Capacity Building in Cancer Screening Using ECHO (Extension for Community Healthcare Outcomes): Innovative and Cost-Effective Model
Background and context: Three most common cancers in India are breast, uterine cervix and oral cavity, together accounting for approximately 34% of all cancers. Ministry of Health and Family Welfare, India has released an operational guidelines for cancer screening last year and has urged all the states to roll out population based cancer screening at various health care levels. As per these guidelines, the existing health care providers (HCPs) at various facilities would be rolling out the population based cancer screening in the country. However, the existing HCPs lack the skills and are not trained in cancer screening. Considering the size of the country, it is neither a feasible nor economically viable to provide in-person training for all cadres of HCPs. The limitation is comprehensively overcome by ECHO (Extension for Community Healthcare Outcomes) model provides a cost effective way to exponentially expand the capacity to mentor and train these HCPs in cancer screening best practices. ECHO as per the motto to “move knowledge rather than patients or doctors”, uses widely available one to many video-conferencing technology, didactic presentations and case based learning techniques to mentor and support HCPs to implement best practices in the field. In teleECHO clinics expert teams at an academic “hub” partner with willing participants to participate in knowledge networks in which all teach and all learn. Aim: To train the health care providers in cancer screening through technology assisted learning. Strategy/Tactics: A structured training program was designed using ECHO platform for all HCPs in separate batches that included, gynecologists, dentists and community health workers (CHWs), by virtual training to address all issues while they roll out cancer screening in their communities. Program/Policy process: A structured course of 20 week-sessions' virtual (online) cancer screening training program for various cadres of health care providers was undertaken. A typical one hour of ECHO session consisted of 25-30 minutes of didactics by the expert followed by 2 case presentations by the spokes. A “Beginner´s program” was well received by the participants who requested us to take it ahead with “Advanced training program” for specialists. Outcomes: 58 participants completed the course in cancer screening. The pre- and posttraining knowledge evaluation demonstrated a significant increase in the knowledge gained by participants. What was learned: In a resource constrained environment it is feasible to develop a basic curriculum in cancer screening program and train and support, all cadres of HCPs. Rolling out a technology enabled model such as ECHO for teaching and training can enable the development of a population based cancer screening program.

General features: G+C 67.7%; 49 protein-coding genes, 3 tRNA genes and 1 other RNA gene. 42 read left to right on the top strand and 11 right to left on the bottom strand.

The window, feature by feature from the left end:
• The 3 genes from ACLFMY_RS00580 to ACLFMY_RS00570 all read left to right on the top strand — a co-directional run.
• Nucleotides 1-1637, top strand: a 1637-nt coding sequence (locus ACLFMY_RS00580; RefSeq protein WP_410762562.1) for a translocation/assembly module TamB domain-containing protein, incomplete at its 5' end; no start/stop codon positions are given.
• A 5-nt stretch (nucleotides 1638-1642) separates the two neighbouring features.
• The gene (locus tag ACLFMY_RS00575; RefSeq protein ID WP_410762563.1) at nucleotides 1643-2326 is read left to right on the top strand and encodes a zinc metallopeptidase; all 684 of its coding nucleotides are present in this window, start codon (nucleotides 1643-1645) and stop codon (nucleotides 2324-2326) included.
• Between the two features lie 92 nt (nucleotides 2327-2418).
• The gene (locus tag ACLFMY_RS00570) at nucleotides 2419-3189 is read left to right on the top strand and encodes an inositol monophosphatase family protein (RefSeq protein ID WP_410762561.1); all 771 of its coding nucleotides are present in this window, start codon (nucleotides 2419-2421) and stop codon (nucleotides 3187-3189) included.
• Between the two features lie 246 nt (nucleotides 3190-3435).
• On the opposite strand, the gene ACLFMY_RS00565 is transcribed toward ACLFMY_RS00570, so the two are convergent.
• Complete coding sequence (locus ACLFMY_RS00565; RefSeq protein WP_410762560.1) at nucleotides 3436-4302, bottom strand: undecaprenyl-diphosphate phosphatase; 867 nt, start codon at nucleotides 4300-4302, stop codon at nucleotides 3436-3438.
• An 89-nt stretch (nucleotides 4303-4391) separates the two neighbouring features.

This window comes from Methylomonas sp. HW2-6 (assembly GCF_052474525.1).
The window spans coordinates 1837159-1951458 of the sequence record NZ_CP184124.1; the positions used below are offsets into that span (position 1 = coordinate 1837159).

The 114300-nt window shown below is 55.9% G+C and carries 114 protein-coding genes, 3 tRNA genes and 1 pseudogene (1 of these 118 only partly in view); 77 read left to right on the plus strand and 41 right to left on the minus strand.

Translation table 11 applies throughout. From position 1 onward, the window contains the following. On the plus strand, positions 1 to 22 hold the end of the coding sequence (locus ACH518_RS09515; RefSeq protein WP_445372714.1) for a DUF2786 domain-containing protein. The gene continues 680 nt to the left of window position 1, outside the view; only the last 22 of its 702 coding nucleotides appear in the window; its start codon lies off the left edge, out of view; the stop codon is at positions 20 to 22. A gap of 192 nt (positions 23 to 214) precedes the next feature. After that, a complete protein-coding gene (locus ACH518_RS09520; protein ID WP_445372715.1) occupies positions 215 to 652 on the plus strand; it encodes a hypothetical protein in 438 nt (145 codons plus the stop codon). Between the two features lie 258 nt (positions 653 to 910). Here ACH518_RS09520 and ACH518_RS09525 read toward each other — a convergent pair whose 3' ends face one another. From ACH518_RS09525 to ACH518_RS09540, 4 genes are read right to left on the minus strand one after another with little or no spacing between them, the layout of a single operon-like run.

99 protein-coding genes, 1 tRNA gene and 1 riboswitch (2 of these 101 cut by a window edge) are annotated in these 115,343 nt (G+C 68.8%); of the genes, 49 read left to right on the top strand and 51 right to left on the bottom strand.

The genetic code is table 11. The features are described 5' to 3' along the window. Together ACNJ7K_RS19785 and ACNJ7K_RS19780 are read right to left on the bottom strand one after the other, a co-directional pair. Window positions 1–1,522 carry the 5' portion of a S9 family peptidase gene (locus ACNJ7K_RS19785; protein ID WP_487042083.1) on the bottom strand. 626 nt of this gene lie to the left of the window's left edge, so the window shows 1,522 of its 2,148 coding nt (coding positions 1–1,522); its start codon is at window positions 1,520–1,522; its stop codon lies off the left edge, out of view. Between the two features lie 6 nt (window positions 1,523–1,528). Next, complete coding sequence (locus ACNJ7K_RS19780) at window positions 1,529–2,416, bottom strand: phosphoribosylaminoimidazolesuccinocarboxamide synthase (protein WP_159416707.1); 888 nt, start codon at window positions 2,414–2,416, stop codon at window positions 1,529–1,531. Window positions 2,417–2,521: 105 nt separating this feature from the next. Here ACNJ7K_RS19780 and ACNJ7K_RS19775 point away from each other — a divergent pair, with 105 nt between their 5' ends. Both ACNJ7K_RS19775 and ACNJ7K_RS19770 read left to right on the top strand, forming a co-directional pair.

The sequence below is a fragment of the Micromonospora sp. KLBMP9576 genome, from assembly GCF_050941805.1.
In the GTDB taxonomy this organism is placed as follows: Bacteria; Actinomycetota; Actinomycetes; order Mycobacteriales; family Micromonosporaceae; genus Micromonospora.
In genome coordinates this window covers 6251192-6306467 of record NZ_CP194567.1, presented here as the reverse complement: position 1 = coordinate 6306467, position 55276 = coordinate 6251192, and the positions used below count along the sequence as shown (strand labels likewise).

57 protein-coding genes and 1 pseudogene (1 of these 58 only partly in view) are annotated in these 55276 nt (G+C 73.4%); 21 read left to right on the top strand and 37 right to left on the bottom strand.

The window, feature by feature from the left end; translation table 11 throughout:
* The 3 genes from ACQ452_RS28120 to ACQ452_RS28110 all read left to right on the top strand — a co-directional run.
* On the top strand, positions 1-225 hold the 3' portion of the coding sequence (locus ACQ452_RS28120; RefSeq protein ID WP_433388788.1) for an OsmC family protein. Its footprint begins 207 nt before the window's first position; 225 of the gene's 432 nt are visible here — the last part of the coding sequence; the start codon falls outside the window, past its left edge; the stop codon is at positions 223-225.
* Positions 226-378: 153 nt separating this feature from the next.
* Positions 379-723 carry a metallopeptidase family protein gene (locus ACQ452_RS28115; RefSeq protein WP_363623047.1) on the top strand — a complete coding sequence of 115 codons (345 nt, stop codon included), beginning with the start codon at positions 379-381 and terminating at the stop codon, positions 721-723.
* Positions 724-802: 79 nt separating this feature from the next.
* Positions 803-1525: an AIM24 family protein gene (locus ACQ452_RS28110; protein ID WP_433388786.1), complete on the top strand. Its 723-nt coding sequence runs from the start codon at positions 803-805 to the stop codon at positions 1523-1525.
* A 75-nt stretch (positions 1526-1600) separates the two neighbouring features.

DOI: 10.1200/jgo.18.17500 Journal of Global Oncology 4 no. Supplement 2 Published online September 28, 2018.